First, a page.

This is simply extraordinary Parker, at the height of his powers, which is—as most jazz fans know—somewhat surprising for this stage of his career, when his inspiration ran rather hit-and-miss. Although The Orchestra has a good, solid sound and gets the bop rhythm right, there is very little to distinguish them as a jazz orchestra on this particular outing; they are merely a backdrop to Bird, albeit a very good backdrop. Parker plays some truly excellent solos, beautifully constructed and interesting from start to finish. He is ready every single time the spotlight is on him, and there is a special joy in hearing a live set with Bird so well recorded. Too often we get stuck with high inspiration and really low fidelity, possibly the worst case of all being the infamous “Bird at St. Nick’s” album, but here the tracks all sound professionally set down on tape, which is all to the good.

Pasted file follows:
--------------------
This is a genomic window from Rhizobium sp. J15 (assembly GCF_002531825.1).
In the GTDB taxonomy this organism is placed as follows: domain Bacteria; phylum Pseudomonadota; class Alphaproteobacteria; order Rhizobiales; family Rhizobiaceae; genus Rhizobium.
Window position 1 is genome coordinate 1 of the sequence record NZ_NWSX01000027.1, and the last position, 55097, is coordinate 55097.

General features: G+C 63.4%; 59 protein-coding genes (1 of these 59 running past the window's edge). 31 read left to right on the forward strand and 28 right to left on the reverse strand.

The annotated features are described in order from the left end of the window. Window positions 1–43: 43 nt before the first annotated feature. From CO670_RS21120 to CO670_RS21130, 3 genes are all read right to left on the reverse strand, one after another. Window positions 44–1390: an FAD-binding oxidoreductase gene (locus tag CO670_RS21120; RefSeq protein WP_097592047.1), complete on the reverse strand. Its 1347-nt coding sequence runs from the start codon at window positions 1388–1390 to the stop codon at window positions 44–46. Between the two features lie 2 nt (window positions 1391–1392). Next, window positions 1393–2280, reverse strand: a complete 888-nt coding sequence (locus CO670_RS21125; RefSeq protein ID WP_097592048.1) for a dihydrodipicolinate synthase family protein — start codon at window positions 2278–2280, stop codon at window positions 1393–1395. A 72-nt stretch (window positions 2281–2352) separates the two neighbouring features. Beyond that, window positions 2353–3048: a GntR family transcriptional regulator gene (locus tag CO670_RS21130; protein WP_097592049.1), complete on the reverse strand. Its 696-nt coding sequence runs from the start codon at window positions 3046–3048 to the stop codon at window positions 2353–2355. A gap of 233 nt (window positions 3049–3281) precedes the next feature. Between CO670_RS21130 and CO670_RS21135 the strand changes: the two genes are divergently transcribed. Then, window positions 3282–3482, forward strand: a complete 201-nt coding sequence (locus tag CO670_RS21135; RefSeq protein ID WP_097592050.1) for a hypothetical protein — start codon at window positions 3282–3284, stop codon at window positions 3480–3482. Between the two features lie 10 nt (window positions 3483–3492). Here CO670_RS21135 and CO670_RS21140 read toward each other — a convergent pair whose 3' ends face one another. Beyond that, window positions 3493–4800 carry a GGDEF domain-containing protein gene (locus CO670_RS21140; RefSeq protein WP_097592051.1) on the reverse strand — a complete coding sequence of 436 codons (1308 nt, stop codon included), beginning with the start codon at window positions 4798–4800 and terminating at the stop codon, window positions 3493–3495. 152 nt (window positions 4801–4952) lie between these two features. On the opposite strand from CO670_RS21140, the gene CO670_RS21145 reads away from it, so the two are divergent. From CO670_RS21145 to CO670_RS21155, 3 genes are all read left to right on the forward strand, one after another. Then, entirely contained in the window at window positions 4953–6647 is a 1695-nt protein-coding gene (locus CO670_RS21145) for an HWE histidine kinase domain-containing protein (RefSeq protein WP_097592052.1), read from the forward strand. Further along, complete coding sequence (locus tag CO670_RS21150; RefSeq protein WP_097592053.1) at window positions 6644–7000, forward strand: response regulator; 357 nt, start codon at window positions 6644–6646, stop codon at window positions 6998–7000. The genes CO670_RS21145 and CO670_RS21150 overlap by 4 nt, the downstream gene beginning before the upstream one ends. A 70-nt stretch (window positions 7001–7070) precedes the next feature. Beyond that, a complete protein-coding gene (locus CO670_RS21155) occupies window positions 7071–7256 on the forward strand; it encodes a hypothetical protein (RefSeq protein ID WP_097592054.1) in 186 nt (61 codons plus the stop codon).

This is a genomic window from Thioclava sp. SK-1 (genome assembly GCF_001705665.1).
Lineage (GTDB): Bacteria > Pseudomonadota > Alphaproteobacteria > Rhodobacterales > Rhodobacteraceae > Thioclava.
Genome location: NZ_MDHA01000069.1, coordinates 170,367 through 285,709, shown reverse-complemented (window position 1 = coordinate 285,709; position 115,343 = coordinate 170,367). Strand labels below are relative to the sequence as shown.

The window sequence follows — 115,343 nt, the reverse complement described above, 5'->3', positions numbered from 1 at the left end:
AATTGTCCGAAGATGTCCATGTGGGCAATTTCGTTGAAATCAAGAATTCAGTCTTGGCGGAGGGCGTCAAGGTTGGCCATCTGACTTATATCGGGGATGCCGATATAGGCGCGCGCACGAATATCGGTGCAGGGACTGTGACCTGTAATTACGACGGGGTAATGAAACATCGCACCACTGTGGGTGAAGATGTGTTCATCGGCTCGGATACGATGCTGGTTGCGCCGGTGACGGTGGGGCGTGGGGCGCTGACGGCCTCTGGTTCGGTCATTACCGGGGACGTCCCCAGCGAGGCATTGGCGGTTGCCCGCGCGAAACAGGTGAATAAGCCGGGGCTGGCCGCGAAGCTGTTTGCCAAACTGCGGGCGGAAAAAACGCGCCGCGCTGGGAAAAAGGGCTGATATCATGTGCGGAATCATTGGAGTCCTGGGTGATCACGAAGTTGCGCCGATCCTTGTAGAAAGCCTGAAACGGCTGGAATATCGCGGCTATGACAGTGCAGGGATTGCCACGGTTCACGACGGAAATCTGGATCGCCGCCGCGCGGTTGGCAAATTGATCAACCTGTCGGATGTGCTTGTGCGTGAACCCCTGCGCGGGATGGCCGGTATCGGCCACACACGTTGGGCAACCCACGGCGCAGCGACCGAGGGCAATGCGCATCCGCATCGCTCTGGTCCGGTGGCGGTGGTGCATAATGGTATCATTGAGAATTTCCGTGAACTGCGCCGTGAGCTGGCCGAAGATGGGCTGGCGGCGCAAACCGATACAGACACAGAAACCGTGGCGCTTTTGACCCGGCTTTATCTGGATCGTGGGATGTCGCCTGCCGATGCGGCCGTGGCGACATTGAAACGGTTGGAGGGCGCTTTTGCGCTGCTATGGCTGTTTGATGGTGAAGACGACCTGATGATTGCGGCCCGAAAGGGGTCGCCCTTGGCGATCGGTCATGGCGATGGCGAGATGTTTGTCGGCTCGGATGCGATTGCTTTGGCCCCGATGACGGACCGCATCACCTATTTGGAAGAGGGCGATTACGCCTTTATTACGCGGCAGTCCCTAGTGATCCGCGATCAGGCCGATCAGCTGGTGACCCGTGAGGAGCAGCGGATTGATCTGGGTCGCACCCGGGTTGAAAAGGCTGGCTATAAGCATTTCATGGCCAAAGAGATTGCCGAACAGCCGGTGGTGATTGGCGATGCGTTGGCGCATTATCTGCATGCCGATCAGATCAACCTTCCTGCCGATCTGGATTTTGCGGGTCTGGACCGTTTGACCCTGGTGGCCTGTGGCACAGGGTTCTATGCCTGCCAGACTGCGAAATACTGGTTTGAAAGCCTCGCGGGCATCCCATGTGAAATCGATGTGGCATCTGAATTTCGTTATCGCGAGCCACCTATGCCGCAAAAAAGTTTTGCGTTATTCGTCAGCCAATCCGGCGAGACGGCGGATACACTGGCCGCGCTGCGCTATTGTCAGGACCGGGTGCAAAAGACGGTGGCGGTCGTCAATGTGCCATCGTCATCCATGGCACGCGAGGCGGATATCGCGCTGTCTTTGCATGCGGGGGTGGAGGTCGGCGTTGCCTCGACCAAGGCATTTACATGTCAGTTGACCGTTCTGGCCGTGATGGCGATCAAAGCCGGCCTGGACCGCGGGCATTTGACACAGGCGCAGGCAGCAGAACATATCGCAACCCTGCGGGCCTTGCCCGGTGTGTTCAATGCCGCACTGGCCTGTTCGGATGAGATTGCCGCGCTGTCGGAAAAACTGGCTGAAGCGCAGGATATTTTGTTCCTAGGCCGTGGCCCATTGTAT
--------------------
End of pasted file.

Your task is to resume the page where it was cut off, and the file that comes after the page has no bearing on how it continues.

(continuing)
The small group performances are even more inspired, but here we have some roughness of sound, particularly in Parker’s alto sax, while the rhythm section sounds tubby and dull. Yet these performances are, if anything, even hotter and more inventive—including some very humorous turns of phrase—than the ones with The Orchestra. Drummer Max Roach really gets into it on Cool Blues, propelling the altoist with an extra kick, and this version of Anthropology, despite the rough sound, is one of Parker’s greatest moments. He plays it at an absolutely blistering pace, but speed is not everything; his solo is so full of original ideas that a clever composer could easily create at least five different pieces built around certain phrases that he plays. Only at one point does he insert one of his patented licks; the rest is pure invention. If I were asked to play only one record to show someone how great Charlie Parker was, I think this would be it. He is on fire, he plays like an inspired madman, and the whole is greater than the sum of its parts. I should also point out, as few reviewers have, that pianist Jack Holliday (a member of The Orchestra) also plays his heart out here. It certainly couldn’t have been comfortable for him to follow Bird at this high a level, but his solo is more than credible and I give him high marks for at least trying. (Could you have come up with something as good?)